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An additively manufactured silicone polymer: Thermo-viscoelastic experimental study and computational modelling
Additive Manufacturing, Volume: 35, Start page: 101395
Swansea University Author: Mokarram Hossain
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The additive manufacturing (AM) is a new paradigm across various disciplines of engineering sciences. Despite significant advances in the areas of hard material printings, the options for 3D printed soft materials are still limited. Most of the existing 3D printed polymers are in the areas of acryli...
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The additive manufacturing (AM) is a new paradigm across various disciplines of engineering sciences. Despite significant advances in the areas of hard material printings, the options for 3D printed soft materials are still limited. Most of the existing 3D printed polymers are in the areas of acrylics and polyurethanes or their composites. Recently emerged Digital Light Synthesis (DLS) technology hugely accelerates the additive manufacturing of soft polymers. A DLS-inspired 3D printer uses a continuous building technique instead of a layer-by-layer approach, where the curing process is activated by an ultra-violet (UV) light. In this contribution, a DLS-based digitally printed silicone (SIL30) is experimentally characterized. To understand polymer's temperature-dependent mechanical responses, an extensive thermo-viscoelastic experimental characterisation at various strain rates under tensile deformation and temperature fields from -20° C to 60° C is performed. The study reveals significant effects of time-and temperature-dependency on the mechanical responses of the 3D printed silicone. Motivated by the thermo-mechanical results of the polymer, a thermodynamically consistent constitutive model at large strain is devised. Afterwards, the model is calibrated to the data that results in the identification of relevant parameters. The model predicts the experimental results with a good accuracy. 3D printed soft polymers are major candidates in designing complex and intricate architectured metamaterials for biomedical applications. Hence, a comprehensive thermo-mechanical experimental study and subsequent constitutive modelling will facilitate in designing and simulating more complex cellular metamaterials using 3D printed silicones.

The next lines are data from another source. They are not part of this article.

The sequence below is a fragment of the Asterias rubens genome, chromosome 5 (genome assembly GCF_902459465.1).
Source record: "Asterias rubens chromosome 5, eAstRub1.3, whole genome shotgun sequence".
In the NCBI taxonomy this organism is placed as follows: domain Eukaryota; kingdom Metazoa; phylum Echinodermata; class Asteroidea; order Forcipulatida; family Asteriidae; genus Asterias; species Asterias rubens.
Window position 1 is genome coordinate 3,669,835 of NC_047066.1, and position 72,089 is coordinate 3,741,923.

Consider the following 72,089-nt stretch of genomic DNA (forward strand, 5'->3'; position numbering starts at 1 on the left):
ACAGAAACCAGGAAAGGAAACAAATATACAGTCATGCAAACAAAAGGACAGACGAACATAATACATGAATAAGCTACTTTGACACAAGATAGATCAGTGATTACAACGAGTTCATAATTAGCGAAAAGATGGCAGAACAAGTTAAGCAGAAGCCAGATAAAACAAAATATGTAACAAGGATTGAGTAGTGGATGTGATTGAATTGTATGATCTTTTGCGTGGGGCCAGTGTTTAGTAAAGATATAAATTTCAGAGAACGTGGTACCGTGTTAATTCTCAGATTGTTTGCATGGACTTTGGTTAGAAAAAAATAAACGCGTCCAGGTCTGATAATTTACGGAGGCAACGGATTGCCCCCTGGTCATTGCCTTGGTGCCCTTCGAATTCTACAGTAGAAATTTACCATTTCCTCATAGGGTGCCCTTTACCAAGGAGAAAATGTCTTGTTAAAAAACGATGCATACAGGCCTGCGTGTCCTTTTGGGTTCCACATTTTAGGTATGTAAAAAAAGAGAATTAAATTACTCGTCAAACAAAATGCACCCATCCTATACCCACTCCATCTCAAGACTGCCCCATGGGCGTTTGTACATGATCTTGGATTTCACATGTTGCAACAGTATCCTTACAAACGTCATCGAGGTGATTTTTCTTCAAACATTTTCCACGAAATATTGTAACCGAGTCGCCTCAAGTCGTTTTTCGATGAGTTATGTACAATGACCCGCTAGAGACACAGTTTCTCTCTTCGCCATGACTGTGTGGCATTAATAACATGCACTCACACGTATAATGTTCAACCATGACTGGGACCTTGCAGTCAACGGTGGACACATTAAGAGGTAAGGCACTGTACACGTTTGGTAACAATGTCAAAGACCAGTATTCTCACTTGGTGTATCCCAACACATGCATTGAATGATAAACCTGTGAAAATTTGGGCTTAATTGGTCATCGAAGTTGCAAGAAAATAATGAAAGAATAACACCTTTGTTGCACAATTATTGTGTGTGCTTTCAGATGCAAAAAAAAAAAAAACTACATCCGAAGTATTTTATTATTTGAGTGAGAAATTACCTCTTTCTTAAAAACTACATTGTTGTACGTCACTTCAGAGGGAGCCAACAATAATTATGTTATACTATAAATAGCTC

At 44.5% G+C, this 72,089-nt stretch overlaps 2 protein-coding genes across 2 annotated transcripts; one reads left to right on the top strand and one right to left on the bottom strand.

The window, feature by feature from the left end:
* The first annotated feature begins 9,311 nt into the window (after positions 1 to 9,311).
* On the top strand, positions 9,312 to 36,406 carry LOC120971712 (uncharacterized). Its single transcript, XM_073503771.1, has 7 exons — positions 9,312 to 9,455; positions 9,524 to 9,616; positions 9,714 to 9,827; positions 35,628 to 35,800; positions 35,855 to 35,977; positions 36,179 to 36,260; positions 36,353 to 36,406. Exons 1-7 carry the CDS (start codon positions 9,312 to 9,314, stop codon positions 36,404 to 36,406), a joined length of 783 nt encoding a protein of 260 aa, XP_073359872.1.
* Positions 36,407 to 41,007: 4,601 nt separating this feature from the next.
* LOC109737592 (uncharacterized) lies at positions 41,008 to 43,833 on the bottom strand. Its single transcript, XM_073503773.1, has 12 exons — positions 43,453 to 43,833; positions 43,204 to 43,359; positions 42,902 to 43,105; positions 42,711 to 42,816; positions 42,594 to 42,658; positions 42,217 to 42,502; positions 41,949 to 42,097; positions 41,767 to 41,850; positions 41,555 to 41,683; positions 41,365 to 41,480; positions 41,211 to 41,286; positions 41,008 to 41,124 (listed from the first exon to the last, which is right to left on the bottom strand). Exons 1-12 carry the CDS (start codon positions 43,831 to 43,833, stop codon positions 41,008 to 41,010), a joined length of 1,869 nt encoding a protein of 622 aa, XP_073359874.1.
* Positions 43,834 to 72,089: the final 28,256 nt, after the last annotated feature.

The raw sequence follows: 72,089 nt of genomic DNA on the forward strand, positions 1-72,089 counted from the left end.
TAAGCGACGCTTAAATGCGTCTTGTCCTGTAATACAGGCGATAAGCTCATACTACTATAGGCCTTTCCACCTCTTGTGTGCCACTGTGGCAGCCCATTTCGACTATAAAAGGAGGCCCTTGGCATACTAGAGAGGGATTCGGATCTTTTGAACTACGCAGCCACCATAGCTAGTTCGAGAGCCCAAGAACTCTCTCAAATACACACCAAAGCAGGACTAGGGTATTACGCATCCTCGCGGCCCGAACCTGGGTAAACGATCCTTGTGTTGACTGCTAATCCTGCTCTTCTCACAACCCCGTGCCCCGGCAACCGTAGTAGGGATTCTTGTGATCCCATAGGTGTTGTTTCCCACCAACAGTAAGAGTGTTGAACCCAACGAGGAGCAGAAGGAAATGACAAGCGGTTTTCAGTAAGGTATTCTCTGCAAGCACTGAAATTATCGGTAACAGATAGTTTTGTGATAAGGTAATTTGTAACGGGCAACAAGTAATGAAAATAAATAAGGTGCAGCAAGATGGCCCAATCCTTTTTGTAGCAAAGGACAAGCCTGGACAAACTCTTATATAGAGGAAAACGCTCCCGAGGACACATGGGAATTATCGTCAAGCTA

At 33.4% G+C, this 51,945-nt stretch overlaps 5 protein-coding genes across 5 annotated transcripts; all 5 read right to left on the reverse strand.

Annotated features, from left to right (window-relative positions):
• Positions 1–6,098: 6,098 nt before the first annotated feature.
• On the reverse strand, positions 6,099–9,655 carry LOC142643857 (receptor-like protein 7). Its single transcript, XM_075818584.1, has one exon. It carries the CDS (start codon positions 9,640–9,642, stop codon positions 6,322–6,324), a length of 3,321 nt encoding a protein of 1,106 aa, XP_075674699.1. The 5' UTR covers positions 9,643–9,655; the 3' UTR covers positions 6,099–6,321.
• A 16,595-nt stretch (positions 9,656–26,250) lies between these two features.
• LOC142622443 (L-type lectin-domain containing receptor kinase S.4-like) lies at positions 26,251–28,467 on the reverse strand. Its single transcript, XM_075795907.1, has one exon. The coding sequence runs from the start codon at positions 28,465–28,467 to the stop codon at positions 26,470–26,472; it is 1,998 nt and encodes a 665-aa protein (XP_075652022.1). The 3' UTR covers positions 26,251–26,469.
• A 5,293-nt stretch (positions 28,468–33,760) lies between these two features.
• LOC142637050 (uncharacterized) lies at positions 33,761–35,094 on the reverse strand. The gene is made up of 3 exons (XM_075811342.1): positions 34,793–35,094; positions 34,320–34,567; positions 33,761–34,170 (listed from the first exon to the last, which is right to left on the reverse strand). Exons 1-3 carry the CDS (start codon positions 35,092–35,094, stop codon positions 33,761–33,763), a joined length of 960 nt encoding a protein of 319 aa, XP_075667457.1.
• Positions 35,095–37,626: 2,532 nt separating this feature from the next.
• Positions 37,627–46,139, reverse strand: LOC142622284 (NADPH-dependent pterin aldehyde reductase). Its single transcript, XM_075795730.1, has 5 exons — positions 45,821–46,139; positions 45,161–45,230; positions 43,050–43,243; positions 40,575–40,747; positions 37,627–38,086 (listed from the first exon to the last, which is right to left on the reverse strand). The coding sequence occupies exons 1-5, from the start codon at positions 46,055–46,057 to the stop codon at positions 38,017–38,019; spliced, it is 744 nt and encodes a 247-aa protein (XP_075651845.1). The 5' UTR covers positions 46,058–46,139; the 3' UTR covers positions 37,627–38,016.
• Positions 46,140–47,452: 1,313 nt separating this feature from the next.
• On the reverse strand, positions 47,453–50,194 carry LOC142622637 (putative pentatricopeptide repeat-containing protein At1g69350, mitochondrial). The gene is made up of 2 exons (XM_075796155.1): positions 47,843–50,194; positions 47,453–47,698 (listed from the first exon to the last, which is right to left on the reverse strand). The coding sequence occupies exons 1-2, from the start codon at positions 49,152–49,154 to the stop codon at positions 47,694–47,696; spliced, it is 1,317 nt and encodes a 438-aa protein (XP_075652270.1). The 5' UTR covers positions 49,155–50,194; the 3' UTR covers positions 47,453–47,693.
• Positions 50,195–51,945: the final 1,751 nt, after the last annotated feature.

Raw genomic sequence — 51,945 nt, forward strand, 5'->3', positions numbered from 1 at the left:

3D printing, Silicone polymer (SIL30), Digital light synthesis (DLS), Additive manufacturing, Thermo-viscoelastic modelling, Metamaterials